You may think getting into the IS 250 AWD would be a step down, considering the significant difference in horsepower from the 306 in the IS 350. Wrong. Although a bit sluggish on the initial launch, the AWD hugs tighter than Mom at her boy’s graduation. The sophisticated exterior is equally matched with a clean, luxurious interior. All models come standard with a center console mini-jack to allow any MP3 player convenient access to play through the 194-watt, 13-speaker Lexus Premium Audio System. You can upgrade to the incredible Mark Levinson Premium Audio Discrete 5.1 Surround Sound System. The Mark Levinson offers 300 watts of power via 14 speakers, including a center speaker, subwoofer and 7.1-channel speaker architecture surrounded by acoustic-controlled glass. Let’s not forget the integrated DVD player conveniently placed within the cabin. In a very worthwhile safety feature, you can only view a DVD while the parking brake is on.
2006 Mercedes-Benz ML500
Finally, the ML is something you can actually show off at your 10th high school reunion. Previously, it was more for gardening and groceries. Now it is edgier, more aggressive and sophisticated. A new seven-speed transmission is mated to Benz’s endearing 302-horsepower V8. Permanent 4WD, 4-wheel traction control, an independent suspension, speed-sensitive steering and gas shock absorbers define the ML as capable. We are not too excited about the touch-sensitive shifter. You have to triple check the odometer to make sure you are in the right gear before hitting the accelerator. Up-level features include an auxiliary jack for MP3 players, SIRIUS Satellite Radio, rain sensors and Parktronic parking assist. Suggested retail starts at $48,500, but climbs to $63,515 with “have to have” optional equipment. For that much loot, give me the ’06 Range Rover Sport with the 400-horsepower SC V8!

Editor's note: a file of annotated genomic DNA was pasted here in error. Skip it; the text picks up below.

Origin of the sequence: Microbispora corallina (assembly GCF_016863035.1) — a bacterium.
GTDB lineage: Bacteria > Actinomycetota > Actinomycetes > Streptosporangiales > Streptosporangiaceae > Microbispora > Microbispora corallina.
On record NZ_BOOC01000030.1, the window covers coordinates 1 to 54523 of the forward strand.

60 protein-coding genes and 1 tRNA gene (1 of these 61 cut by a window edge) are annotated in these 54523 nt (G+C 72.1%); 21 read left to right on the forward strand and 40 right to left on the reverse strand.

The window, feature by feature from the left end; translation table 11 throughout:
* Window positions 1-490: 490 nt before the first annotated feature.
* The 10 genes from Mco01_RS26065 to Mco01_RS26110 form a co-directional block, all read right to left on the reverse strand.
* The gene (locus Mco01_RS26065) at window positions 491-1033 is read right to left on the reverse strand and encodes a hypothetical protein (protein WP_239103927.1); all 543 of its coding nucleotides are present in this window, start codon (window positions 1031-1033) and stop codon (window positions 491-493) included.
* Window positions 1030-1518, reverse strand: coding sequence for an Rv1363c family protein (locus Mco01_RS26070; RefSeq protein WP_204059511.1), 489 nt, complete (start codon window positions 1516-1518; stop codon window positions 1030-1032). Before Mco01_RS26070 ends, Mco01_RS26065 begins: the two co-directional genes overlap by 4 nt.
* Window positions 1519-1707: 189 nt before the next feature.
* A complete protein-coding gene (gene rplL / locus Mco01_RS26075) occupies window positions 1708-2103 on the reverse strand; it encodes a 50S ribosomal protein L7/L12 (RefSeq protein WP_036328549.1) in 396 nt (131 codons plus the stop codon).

2006 Cadillac DTS
Although Cadillac’s core buyers are those approaching retirement, the manufacturer has noticed a shift upward as those in their early 40s begin to purchase the DTS. With such amazing performance and comfort, I can see why. Available starting at $41,990, the DTS includes features such as an LED interior and backup lights for better visibility; independent auxiliary audio input for any and all MP3 players; a larger distinctive grille; and optional-seat climate-controlled packages. Step up to the Performance Package and you get XM, leather with a burl walnut- and nickel-laced interior, 18" rims and the Northstar 4.6-liter V8 engine with 291 horsepower that produces deep, soothing exhaust notes. It didn’t feel like a family mammoth at all. The handling was responsive and it has a great turning radius. The get-up-and-go will easily take you to get-up-and-gone.
Cruising through a picturesque countryside is one thing, but how about cruising under extreme conditions? Cadillac created a small but effective test track-proving ground to show off the abilities of its new (major/minor, as they call it) DTS with its four-channel StabiliTrak, Brake Assist and Magnetic Ride Control, which basically means this car can safely handle just about anything you or your fellow drivers on the road toss in front of it without swaying wildly all over the road.
Kimatni D. Rawlins is the publisher of Automotive Rhythms and host of The Urban Automotive Experience. Visit www.AutomotiveRhythms.com.